Symud i'r prif gynnwys
Cuddio Rhestr Erthyglau

8 erthygl ar y dudalen hon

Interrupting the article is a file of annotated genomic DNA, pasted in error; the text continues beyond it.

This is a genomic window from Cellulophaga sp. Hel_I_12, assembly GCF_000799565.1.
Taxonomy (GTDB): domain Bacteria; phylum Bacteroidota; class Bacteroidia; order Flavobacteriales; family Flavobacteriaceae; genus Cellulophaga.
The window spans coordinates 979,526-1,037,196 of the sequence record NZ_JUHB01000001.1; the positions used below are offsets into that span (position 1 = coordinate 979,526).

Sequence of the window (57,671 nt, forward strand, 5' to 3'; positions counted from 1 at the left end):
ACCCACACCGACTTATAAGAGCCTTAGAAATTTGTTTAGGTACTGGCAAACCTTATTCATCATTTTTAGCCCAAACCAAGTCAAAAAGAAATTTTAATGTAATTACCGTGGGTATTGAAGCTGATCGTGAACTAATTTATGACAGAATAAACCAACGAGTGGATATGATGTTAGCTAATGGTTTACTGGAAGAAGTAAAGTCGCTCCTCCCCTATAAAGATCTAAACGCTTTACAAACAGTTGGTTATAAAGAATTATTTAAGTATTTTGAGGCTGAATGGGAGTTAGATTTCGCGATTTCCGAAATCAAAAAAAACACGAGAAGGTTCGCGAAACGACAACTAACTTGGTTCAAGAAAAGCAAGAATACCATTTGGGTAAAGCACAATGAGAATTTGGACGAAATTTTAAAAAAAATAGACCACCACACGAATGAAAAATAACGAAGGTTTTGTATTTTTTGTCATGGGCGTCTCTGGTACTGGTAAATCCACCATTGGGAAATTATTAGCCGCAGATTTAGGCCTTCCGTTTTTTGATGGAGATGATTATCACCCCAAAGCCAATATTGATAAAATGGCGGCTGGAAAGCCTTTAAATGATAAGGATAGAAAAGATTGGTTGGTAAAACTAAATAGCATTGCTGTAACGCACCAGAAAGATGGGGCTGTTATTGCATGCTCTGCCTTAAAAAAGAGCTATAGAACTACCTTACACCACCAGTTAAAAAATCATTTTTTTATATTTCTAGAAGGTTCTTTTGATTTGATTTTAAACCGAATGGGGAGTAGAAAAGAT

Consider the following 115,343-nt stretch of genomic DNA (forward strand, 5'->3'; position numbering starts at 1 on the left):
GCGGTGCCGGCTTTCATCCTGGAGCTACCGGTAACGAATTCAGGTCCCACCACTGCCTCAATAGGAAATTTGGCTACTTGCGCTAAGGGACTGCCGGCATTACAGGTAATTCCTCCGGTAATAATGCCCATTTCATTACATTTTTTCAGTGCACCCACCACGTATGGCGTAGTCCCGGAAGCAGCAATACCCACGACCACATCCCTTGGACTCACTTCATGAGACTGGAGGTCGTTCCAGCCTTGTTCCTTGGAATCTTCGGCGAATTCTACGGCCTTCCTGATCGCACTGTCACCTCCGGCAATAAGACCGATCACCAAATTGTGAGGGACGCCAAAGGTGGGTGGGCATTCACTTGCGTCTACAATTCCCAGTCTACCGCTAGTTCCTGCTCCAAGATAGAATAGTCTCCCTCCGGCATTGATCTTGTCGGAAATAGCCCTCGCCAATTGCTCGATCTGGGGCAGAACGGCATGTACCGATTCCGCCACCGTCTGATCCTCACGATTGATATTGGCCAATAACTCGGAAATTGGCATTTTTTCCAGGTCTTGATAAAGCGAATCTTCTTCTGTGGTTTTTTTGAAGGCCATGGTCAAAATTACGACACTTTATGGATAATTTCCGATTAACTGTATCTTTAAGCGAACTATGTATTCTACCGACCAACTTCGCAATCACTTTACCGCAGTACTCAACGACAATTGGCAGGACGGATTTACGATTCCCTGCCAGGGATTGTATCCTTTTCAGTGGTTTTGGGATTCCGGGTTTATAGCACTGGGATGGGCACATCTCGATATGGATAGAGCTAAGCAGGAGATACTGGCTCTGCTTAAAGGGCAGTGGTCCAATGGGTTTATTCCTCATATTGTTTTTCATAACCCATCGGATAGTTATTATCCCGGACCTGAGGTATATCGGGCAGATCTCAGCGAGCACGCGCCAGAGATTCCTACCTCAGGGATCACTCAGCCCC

NATURAL HISTORY NOTES. DEPARTURE OF THE MIGRANTS. The swift and cuckoo have already left us. One of the most mysterious migrants now is the landrail. This bird, with its short wings and long weak legs, is a slow and heavy flier, and not good at running, yet on its arrival it scatters itself over the oountry and its harsh note may be heard simultaneously in every county in England and :far into Soot land; and it departs as it came, without con- gregating on the shore, like most of the other birds. We have now reached the period when a great rush abroad takes place on the part of the migratory birds, and continues through September, or, if the weather be fine, they may be content to remain a little longer. DUNNING COLOURS IN ANIMALS. There has been recently some interest ardused in those very remarkable birds, the touracos, on account of the curious faot that the red pigment in their wing-feathers can be partially at least washed out wiih pure water. This is generally believed to be a unique instance of the kind, but it does not appear to be so. Another animal—a mammal this time—shares with the touracos the peculiarity of being tinted with colours that ran." This animal is a Brazilian tree porcupine, with bright yellow spines, which are hidden by a dense coat of fur. This porcupine is, unlike the Indian form, a tree-dwelling creature, with a comparatively long prehensile tail. The yellow pigment of the spines can be extracted by water, which then beoomes a pale lemon- yellow hue. J ut as the porcupine frequents trees, and as it is covered with long hair, it. does not seem probable that, in a state of nature, the warm rain of the tropics would ever bleach the spines as it is said to bleach the feathers of the touraco. THE SLAUGHTER OF SEA-GULLS. It has sometimes been supposed that Cole- ridge in the "Ancient Mariner" did some- thing to obeclr the barbarous oustom of slaughtering seabirds, but & correspondent of a Dondon contemporary informs the Man- chester Guardian that in some of the Yorkshire watering-places guns are regularly let out to visitors, who make a practice of killing and maiming the birds for the mere pleasure of destroying them. The seagull is useless for food, and the men whose wanton cruelty is exposed do not, it seems, even attempt to secure their prey. The favourite plan is to fire at first indiscriminately. Then, when the birds hover over a wounded companion, whole- sale and indiscriminate slaughter is attempted. The writer of the letter says that after a three weeks' inspection of this outrageous sport he is certain that no species can for many years survive this unauthorised and wholesale slaughter." It will surely be the duty of the Inland Revenue authorities at least to inquire whether the perpetrators of this ignoble sport who take out guns for the day have all supplied themselves with the requisite licences. THE HOUSE FLY. The common house fly -does not, in the ordinary sense of the word, migrate, though, of course, mdlvldualstJftbe speoiefl fre- quently travel long distance?., The remark- able fecundity of the fly is quite sufficient to account for its numbers during the early summer. A few individuals, in the torpid state, survive even the coldest winter, and with the first warm days of summer lay their eggs. When deposited under favourable conditions these are hatohed in from twelve to 24 hours, and in twelve days the worm changes into a nymph, and in ten days more into a perfect fly. A fly will lay four times during the summer, about 80 eggs each time, and careful calculations have demonstrated that the descendants of a single inseot may, from the 1st of June to the end of Septem- ber, exceed 2,000,000. Were it not for bats, insect-eating birds, and the innumerable mic- roscopic parasites with which the fly is parti- cularly afflicted, there would be no worse pest in the world than the fly. THE SPIDERS THREAD. An American professor has dealt with the phenomena of spider life. The female is larger and much fiercer than the male, who, while paying his addresses, is in constant peril, frequently losing some of his legs. In one tribe the female is 1,300 times as large as the male. The spider's thread is made up of innumerable small threads or fibres, one of these threads being estimated to be one two- millionth of a hair in thickness. Three kinds of thread are spun One of great strength, for the radiating, or spoke, lines of the web. The cross lines, or what a sailor might call the ratlines, are finer, and are tenacious— that is, they have upon them little specks or globules of a very stioky gum. These specks are put on with even inter- spaces. They are set quite thickly along the line, and are what, in the first instance, oatch and hold the legs or wings of the fly. Once caught in this fashion, the prey is held secure by threads flung over it somewhat in the manner of a lasso. The third kind of silk is that whioh the spider throws out in a mass of flood, by which it suddenly envelops any prey of which it is somewhat afraid, as, for example, a wasp. A scientific experimenter once drew out from the body of a single spider 3,480 yards of thread or spider silk—a length little short of two miles. Silk may be woven of spider's thread, and it is more glossy and brilliant than that of the silk- worm, being of a golden oolour. An enthu- siastic entomologist is said to have secured enough of it for the weaving of a suit of clothes for Louis XIV. BIRDS CAN TASTE. In birds generally the sense of ta3te is not highly developed or enjoyed, though it exists in a rudimentary state, which enables them, for instance, to rejeot seeds that have been soaked in petroleum. The means by which we taste are minute, soft prominences on the tongue. But the tongues of birds have usually a horny covering at the tip and over all the front part of them, with no papillae, as these protuberances are oalled, ex- cept at the base, near the larynx or throat, and even tbese papilloe have no true gusta- tory nerve-that is, the nerve by which the sense of taste is conveyed to the brain. They are guided to their food by sight. The tongue serves chiefly for taking hold of it, and as they have no teeth they swallow their food almost as soon as it is seized. But parrots are better off in this respect than the majority of their olass. Their tongues are roundish, large, and fleshy, and covered with papillsa. They detain their food in the mouth longer than most other birds, tarn it about with their tongues, grind it up into small pieces, and show a gustatory faculty by rejecting indigestible parts, such as the coats of kernels. They thus dis- play more perfect senses than other birds, as they also possess and employ larger brains. The flamingo, which in a similar way grubs in the mud with its beak for small worms, fishes, crustaceans, and molluscs or shell- fish of various sorts, has a tongue adapted for this purpose—large, soft, and papillated-so that it rejects the mud, which passes out as through a sieve, while it swallows its food. The tongue of a humming bird is rolled into a sucking tube, and terminates in hair-like filaments, by which it retains the neotar of flowers. The toucan's tongue is fringed with bristles, by which it tests the ripeness of fruits. AUSTRALIAN MARSUPIALIA, BIRDS AND FLORA. The flying opossums and the hairy tails, sometimes called native devils," are two of the most extraordinary animals that attract the notice of an English traveller when he first visits the woods in Australia. These flying opossums are very similar in their habits and species to the common opqssum of the country, which live in trees and swing themselves like monkeys from branch to branch by their tails, except that they possess a peculiar conformation in a membrane which extends from the hind to the fore legs, and gives them the power of supporting them- selves in the air, assisting them also materially in the wide leaps they take from one tree to another. They are carnivorous marsupials, and traverse the trees like pole cats in search of young birds, eggs, and smaller animals. The hairy devils" do the same, and they resemble wild oats, having long loose fur, with pointed, rather fox-like, ears and nose. A friend of mine kept two for some time in captivity, and he says that they took their food between the bands just as a squirrel does, and always used their prehensile tail to assist them in olimbing. They are called pbalangees," because they have the second and third toes of the hind foot united in a j common integument, and are all of them most expert climbers, though they are as a rule rather sluggish in their movements, if we except the ones provided with a flying mem- brane. They keep concealed during the day in the hollows of the tree*. Consequently, they are rather difficult to shoot or capture alive but they quit their hiding places at twilight to feed on buds, leaves, fruit, small mammals, and insects of various kinds. The natives of Australia are said to have esteemed the flesh of these animals very highly. They are covered with fat, and that not of a particularly delicate flavour or odour, so the demand for opossum flesh has not increased, and, as a natural conse- quence, the marsupialia has multiplied con- siderably of late years. We have also the Iltbylacynus," a creature as large as a dog, but more like a weasel in figure. It is an ugly beast, nocturnal in its habits, feeding on all the young lambs and the poultry it can catch. It is rare, fortunately, and peculiar to Tasmania. Some writers term it the pouched wolf." I believe that some speci- mens of this family have been exhibited in the Zoo, but they are very wild, and they live chiefly in caverns and glens amongst the mountains. Captain James shot one the size of a young wolf three feet long nearly, with a tail of twenty inches additional. It had short, very stout claws, and large feet with very rough pads. The head was dog-shaped, with a narrow, elongated muzzle and sharp-pointed ears. It would have been, I should say, a formidable match for -1 any dog or batch of dogs even. But after all is said and done, the most anomalous animal in all Australia to my mind is the duck-billed ornithorhynchus, whioh seems not only to form a connecting link between mammals and birds, but to possess some affinities with reptiles. The Colonials call it the water mole. Its native name is It mallangong, and Enghsh writers term it tha duck-billed platypus," It is, I regret to say, rapidly disappearing from the streams and banUs of this country, and may even now be classed with the dodo. An old Colonial naturalist, who has seen several in his younger days, gave me what I believe to be a faithful description. It burrows the banks of streams during the day, coiled up like a ball, and only comes out at night to seek for food. It can swim and dive; will eat worms, insects, and all sorts of small aquatic animals. It is very clean in its habits, and particularly fond of warmth and dryness, for this old gentleman, having when a boy kept some of their young in confinement, was able to observe their tastes and mode of life. Those he had used to eat boiled rice and eggs, soaked bread, and very finely chopped meat, but they were very delicate and difficult to rear. When handled they used to try and bite, but never used the sharp, bony spur on their hind legs as a weapon of injury or defence. They had thick fur like an otter, short legs, fine- toed webbed feet, and a bill like a duck's. They never lay eggs like a bird, but use their mammals, and they nourish their young, which are born blind, with milk, the bill of the youngster being short, flexible, and adapted for suoking the nourish-1 ment which the mother emits on to the sur-, face of the water as she swims, for she has no prominent nipples like a true mammal, only mammary openings, and it is, I believe, a puzzle still how the little creatures are fed before they begin to swim, for they are not only blind, but naked, when they come into the world.—HELEN WATNEY, Liss, Hants.